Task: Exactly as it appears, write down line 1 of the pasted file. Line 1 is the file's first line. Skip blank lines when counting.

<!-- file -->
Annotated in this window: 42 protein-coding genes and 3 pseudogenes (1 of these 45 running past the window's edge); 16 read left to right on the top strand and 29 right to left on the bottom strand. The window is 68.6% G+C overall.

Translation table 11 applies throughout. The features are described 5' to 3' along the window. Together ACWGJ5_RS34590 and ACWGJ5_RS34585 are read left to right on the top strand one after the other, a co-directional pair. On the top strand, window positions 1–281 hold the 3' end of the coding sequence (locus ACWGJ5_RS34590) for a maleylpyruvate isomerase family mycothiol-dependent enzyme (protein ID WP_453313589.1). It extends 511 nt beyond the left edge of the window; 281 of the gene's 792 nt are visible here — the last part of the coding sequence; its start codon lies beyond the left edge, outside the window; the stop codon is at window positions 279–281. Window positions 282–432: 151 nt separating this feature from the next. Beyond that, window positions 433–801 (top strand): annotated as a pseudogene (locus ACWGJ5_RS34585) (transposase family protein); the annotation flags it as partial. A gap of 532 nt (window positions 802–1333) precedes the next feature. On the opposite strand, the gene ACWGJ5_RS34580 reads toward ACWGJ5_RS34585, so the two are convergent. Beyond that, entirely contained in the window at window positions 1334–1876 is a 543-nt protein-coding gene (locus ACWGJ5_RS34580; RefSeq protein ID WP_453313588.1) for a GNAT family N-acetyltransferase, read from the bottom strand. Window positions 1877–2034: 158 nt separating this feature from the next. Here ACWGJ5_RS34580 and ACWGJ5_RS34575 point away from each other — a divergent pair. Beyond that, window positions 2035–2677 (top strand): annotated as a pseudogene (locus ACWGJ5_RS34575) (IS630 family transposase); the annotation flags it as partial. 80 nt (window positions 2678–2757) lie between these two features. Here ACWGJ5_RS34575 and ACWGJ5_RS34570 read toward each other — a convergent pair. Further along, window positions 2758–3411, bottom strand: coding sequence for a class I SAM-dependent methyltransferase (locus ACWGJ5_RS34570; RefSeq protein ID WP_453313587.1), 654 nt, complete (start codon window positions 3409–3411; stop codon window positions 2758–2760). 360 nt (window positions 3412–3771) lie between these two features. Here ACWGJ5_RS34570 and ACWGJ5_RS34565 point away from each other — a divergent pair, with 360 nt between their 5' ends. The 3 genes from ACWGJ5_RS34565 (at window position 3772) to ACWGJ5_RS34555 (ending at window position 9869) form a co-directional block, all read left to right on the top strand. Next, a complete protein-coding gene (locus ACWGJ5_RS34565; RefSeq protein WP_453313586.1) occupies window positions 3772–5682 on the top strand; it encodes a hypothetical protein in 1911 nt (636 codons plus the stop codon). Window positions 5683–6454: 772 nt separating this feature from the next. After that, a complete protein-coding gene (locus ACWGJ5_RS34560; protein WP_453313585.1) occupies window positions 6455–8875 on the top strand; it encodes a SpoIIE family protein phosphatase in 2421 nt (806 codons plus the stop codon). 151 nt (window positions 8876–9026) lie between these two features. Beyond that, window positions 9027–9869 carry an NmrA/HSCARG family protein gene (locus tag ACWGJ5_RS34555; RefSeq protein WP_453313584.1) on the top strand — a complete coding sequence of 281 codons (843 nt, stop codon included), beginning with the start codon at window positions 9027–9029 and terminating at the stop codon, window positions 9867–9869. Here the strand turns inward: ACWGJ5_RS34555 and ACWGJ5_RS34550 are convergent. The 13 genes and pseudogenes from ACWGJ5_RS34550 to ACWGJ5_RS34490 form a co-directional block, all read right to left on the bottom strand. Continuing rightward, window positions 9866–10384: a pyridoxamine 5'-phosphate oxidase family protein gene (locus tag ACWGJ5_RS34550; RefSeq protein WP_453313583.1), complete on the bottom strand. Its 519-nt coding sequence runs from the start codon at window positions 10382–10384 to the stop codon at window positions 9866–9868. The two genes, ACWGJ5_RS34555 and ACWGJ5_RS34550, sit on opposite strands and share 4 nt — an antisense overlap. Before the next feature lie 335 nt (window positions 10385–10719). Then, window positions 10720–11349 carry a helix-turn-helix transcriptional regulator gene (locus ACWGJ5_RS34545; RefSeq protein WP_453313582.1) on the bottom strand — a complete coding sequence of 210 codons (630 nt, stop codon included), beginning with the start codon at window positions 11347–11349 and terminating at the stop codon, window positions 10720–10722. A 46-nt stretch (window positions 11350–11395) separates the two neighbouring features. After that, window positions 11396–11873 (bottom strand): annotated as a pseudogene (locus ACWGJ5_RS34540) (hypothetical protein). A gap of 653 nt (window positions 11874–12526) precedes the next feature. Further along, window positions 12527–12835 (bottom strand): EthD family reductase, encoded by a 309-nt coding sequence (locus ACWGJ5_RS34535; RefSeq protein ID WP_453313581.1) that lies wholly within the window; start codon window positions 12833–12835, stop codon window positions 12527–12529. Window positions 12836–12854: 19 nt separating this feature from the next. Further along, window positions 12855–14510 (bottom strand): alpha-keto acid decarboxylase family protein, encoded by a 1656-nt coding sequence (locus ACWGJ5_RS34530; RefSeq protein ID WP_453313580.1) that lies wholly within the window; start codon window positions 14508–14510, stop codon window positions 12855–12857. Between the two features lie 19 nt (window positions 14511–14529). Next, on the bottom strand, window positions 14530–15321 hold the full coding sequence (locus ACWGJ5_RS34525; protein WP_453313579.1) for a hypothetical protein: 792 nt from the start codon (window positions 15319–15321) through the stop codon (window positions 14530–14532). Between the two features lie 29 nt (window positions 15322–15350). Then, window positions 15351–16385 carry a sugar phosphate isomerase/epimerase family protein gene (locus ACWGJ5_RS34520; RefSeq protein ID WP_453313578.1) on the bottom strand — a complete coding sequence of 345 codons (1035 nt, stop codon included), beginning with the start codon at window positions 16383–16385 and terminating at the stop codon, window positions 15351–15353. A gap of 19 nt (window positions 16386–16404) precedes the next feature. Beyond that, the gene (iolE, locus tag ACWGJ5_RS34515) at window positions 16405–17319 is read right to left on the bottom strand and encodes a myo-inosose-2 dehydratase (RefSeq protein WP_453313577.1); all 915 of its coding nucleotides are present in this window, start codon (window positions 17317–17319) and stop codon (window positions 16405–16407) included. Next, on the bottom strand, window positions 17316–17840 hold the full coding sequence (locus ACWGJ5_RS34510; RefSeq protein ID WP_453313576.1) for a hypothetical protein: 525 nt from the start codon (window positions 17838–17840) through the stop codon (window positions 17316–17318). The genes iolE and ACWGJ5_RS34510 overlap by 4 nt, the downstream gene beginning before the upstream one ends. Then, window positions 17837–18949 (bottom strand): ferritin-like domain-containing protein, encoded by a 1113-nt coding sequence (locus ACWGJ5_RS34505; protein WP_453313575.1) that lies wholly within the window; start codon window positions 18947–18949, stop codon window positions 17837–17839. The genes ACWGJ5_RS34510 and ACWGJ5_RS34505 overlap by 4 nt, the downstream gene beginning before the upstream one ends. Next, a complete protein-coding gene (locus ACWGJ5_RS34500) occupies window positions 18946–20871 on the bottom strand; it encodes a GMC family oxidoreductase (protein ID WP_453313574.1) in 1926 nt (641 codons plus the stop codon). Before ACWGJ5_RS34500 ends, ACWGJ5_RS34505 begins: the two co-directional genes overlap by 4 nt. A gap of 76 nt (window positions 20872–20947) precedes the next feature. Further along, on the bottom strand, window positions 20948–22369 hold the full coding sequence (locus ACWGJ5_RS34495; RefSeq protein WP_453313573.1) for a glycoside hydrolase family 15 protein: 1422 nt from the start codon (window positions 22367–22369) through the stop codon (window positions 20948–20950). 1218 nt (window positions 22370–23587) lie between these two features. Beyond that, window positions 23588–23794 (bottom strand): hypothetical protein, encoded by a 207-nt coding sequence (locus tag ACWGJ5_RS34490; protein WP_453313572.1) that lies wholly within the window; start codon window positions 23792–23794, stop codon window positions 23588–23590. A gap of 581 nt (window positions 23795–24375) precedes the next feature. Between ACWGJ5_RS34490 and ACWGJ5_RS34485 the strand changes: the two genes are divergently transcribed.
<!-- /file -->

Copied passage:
Annotated in this window: 42 protein-coding genes and 3 pseudogenes (1 of these 45 running past the window's edge); 16 read left to right on the top strand and 29 right to left on the bottom strand. The window is 68.6% G+C overall.